Printed violoncellos are played by a philharmonic concertmaster or a hockey player
Did you know that when a violoncello player travels with the instrument, they must buy the instrument its own flight ticket? That gets expensive and not even an extra fee may be enough to alleviate the fear of an instrument which is sometimes worth hundreds of thousands of Czech crowns getting damaged. Last spring, a new product arrived to the Czech market which can easily fit in a violin case. Many fans of classical music would think it too bold and perhaps doomed to failure, but the 3D printed violoncello made by a BUT graduate raised over a million Czech crowns in a public fundraiser campaign and also made an appearance at the stage of Brno Philharmonic.
"Vanessa-Mae also doesn't care that Stradivari didn't use a certain violin manufacturing process 400 years ago. She aims to innovate and be interesting for the young generation, to play differently," Jan Tobolík smiled to the camera from the meeting room of his Přerov-based company, to which he returned after studying at the then Faculty of Electrical Engineering and Computer Science of Brno University of Technology. On the table next to the screen, there is the central focus of the conversation - a violoncello printed to order in 100 hours using 3D printing. There are no traditional curved shapes, carved holes and warm lacquered wood, the main thing that betrays that it is indeed a musical instrument are the strings stretched over a red plastic fingerboard.
The force behind the idea was the Coronavirus crisis combined with the popularity of 3D printing. But instead of face shields, Jan Tobolík and Ondřej Kratochvíl began to print musical instruments on their printers. The idea first came to Kratochvíl who not only plays violoncello but also teaches it. "During the pandemics, my colleague had to stay at home and he couldn't practice. Well, he could, but his neighbours in the building wouldn't be thrilled about it. He wanted to buy a silent cello, but he didn't find any that was suitable for his needs on the market," Tobolík remembers last year's spring.
Both of them knew that in order to make both neighbours and musicians happy, they have to move the bowed string instrument's sonorous tone away from apartment building's corridors into headphones. They designed a cello with only the most basic parts needed to play it, i.e. a chest, hand and knee rests and an end-pin. Within the body of the instrument, they installed electronics and pickups including connectors for headphones and a speaker. Their pricing can compete against the cheapest alternatives available on the market but, in their own words, the benefits leave all competitors far behind.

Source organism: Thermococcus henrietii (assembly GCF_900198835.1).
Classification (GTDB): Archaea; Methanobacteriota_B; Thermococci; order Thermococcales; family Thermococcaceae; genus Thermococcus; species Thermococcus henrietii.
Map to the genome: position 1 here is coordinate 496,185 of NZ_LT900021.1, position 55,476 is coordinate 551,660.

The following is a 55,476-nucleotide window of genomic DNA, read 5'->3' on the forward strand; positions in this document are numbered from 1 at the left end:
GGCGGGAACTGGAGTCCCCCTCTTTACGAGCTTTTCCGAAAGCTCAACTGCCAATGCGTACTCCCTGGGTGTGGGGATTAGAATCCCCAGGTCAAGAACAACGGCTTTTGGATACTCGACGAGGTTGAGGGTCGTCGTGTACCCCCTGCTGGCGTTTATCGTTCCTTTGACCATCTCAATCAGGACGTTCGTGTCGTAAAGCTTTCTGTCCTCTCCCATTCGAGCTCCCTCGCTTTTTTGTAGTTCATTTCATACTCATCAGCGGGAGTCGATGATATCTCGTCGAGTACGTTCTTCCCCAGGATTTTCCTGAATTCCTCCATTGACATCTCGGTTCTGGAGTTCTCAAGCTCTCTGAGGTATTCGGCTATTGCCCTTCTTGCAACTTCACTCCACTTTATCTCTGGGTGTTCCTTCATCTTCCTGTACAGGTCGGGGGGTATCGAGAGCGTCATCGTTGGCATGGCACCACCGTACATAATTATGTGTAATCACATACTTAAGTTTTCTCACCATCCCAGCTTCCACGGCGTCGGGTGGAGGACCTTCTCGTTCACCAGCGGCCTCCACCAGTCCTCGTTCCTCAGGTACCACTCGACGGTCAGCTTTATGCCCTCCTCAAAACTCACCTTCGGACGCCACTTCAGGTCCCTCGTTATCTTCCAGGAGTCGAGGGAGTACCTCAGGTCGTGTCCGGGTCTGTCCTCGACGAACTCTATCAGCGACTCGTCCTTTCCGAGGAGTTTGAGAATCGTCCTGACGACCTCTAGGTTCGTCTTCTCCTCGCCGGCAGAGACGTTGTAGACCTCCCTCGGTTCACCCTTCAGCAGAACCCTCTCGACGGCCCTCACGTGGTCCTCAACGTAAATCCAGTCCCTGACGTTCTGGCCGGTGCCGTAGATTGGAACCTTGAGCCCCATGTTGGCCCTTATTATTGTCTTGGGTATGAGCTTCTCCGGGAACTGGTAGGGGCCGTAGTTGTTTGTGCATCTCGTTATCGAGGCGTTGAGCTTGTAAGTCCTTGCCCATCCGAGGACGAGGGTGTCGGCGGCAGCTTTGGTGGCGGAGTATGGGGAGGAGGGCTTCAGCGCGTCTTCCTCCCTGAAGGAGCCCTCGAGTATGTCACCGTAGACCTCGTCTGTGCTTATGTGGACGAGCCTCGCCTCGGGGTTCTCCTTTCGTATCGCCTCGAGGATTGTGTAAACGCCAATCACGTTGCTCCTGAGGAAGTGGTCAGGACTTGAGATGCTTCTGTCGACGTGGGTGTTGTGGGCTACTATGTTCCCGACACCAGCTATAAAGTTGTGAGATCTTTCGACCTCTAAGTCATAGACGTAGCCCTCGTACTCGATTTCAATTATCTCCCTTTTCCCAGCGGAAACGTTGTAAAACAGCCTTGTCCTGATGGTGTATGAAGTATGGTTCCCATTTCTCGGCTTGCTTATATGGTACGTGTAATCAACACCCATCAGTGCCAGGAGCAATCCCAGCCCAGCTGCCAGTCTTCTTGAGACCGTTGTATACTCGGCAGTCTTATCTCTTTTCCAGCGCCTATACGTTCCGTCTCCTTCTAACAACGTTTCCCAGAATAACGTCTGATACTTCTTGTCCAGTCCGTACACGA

FOUR VIOLONCELLOS IN A VAN AND STRESS
"When my colleague needed to travel to a concert with a band including four violoncellos, they had to take a van. He wanted a cello that can be folded like a swiss army knife," Jan Tobolík pointed out another advantage, adding that their cello can fit inside a violin-sized case. This will not only help during travels but it will also save the backs of school children who carry their instruments from their homes to music classes. MyCello, as the project is called, is manufactured in six sizes and the youngest customers are about five years old.
But the main advantage of MyCello does not lie in its portability or the option to have it printed from a glowing material, but the creation of a top-of-the-line instrument tailor-made for its player. Because violoncellos do not have frets like a guitar, for example, players learn to flawlessly orient themselves on the strings thanks to haptic memory. The moment the curvature of the place where the musician rests their thumb changes even slightly, the musician has to get used to the new instrument for a long time before they can master it again.
SWIMWEAR, SUNSCREEN, MYCELLO
"When we measure six parameters, we will create a relatively cheap copy of a wooden instrument. You can take MyCello with you on a vacation or play at home without disturbing anyone," noted Jan Tobolík, adding that their ambition is not to replace traditional violoncellos, but supplement them in situations where a wooden instrument is just not suitable. "We have a customer who owns a yacht and wants to practice while on vacation at sea. His wooden cello has always come unglued, which cannot happen to this one," laughs the IT expert.
So the cellos made by the Přerov entrepreneur are not just an eccentric addition to the apartment? "I was honoured when the Brno Philharmonic concertmaster, Pavel Šabacký, bought MyCello in the initial crowdfunding campaign. This year marked the end of his 38-year career and during his farewell event, a violoncello quartet played nearly half of the compositions on our cellos. He played a classical instrument for 38 years and, at the very end of his career, he has shown he is not afraid to give modern technology a try," bragged the BUT graduate. However, 3D printed cellos are not just for professional musicians: "We have customers who said they thought about playing violoncello but it was our MyCello that made them try. One of them is a Přerov hockey player."
Another step is to try to print metal components, place a model line with better pickups on the market or figure out how to set up the 3D print so that the plastic does not dampen the sound, but rather carry it. "We have a printed functional double bass prototype. People have been asking us if we can manufacture a viola for them," admits Jan Tobolík contently and notes that if there is enough interest, musical instrument innovations may not stop there.